Invoking its ancient roots in the mediaeval univer­si­ties and armed with these modern soc­ial expres­sions (printing, music, etc), the Church casts its net of missionary school education on foreign shores. What better way to evan­gelize the heathens than to teach them West­ern languages and culture, and Christian morals. Indeed the missionaries were so successful that their influence practically reached the high­est levels of power right down to the priva­cy of the converts’ homes with their "mission­ary position"!
One of the greatest Asian tragedies is the mission school. Those who think highly of missionary edu­cation fail to realize that all the good things that it offers—language, morals, health and culture—are just as good, if not, better given in our own verna­cular. At least, we excel in what is really ours and are free to choose to learn whatever else we wish to. It is interesting to note that the average person who goes to a Chinese school (or any vernacular school for that matter) is generally more rooted in his or her own culture and more disciplined than the average mission school graduate.
I had two childhood Chinese friends: one came from a family that regularly attends the Wesley church; the other attended a convent. The Wesley Church friend went on to marry an English girl and migrated to England. The convent girl, on the other hand, was in the habit of claiming that the mother superior (head nun) at her convent school was "better than my own mother," which might well be in some ways, but the statement was made in contempt. She later convert­ed and married a Scot.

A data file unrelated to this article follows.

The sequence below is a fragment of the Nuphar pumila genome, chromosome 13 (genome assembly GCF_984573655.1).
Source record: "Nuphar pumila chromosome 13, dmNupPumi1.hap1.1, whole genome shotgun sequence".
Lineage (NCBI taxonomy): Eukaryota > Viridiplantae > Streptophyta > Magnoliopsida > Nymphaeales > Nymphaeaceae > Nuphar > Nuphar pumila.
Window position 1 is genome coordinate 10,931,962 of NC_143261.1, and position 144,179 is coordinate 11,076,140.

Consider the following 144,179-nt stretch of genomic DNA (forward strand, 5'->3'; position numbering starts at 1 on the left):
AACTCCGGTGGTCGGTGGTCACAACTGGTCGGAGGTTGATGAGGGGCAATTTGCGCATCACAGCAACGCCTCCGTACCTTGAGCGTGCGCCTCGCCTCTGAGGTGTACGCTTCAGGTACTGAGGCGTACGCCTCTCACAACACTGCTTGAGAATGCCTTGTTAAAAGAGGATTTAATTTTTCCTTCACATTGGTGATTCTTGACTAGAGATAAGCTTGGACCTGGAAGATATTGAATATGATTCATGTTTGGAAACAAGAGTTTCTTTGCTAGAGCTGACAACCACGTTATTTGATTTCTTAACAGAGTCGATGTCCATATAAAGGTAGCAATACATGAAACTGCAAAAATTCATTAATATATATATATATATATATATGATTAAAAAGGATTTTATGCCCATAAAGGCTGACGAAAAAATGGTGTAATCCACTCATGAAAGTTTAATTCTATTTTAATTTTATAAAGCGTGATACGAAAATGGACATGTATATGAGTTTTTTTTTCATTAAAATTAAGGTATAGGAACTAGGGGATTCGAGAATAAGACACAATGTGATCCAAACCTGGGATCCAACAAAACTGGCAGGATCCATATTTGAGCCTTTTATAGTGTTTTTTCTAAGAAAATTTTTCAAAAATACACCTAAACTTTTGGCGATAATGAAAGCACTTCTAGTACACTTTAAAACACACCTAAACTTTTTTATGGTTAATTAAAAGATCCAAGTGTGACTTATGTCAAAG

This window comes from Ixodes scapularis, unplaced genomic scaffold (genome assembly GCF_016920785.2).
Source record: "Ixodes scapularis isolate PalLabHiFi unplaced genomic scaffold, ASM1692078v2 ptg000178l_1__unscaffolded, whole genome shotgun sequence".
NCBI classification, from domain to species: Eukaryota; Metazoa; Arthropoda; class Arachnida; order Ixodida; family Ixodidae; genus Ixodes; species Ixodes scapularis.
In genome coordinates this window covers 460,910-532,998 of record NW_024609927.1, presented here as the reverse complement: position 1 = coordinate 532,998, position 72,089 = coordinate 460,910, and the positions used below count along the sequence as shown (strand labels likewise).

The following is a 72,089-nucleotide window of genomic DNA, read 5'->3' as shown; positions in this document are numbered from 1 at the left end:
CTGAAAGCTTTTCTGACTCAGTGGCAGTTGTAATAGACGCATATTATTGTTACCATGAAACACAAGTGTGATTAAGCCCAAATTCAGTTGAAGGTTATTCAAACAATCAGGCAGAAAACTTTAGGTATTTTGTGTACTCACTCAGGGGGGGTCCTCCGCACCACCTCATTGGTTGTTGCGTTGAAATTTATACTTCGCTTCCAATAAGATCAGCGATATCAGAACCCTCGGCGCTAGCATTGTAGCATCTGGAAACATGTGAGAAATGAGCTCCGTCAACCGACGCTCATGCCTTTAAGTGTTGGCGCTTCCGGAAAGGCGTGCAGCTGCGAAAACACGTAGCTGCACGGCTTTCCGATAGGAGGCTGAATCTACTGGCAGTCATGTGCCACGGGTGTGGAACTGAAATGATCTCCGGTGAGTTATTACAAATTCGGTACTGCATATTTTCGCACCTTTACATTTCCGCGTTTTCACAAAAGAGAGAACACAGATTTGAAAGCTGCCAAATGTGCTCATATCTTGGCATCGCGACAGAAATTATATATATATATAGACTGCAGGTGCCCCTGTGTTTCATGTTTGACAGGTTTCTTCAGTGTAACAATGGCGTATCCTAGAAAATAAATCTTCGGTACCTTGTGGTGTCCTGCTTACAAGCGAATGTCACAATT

I am not against mixed marriages out of love; but the point here is that the mis­sion school is the main cause of our culture shock, generation gap, not to say, family fragmentation. There was a time when missionary school students had to study Latin, Bible Knowledge and attend chapel—over and above secular subjects. The pupils' own reli­gion and culture were almost com­pletely neglect­ed.
The true purpose traditional mission school system is not to so much to educate its students, as it is to put into them an agenda of evangelical or colonial values. Had the mission schools been truly success­ful we would have lost much if not all of our culture and religious freedom.
The same applies to Christian “social work” and “world vision”: the idea is to make sheep and fishes of men (and women and children) to be herded and harvested for the evangelist’s dining table. An evan­gelical “people-helper” does not real­ly help anyone (not even themselves), insofar as their real aim is to skew their helpees’ minds to be­come like their. When the blind lead the blind, they grow in confidence, thinking they would not fall into any ditches (when they are actually already rutted in big ditch them­selves!) There is no true uncondi­tion­al love in a Bible-thumping evangelist: it is real­ly a selfish zest (conscious or uncon­scious) motiv­at­ed by the desire to dominate. He has creat­ed God in his own image.

Any free thinking person who has some ex­perience of Christianity, would at some point at least, realize that "brainwashing" is an essential tool of the reli­gion. As long as people have to "believe," all seems well for the evangelists. The general idea is to "realize" that one is utterly evil "for all have sinned and fallen short of the glory of God". Then the way out is offered: "believe and be saved".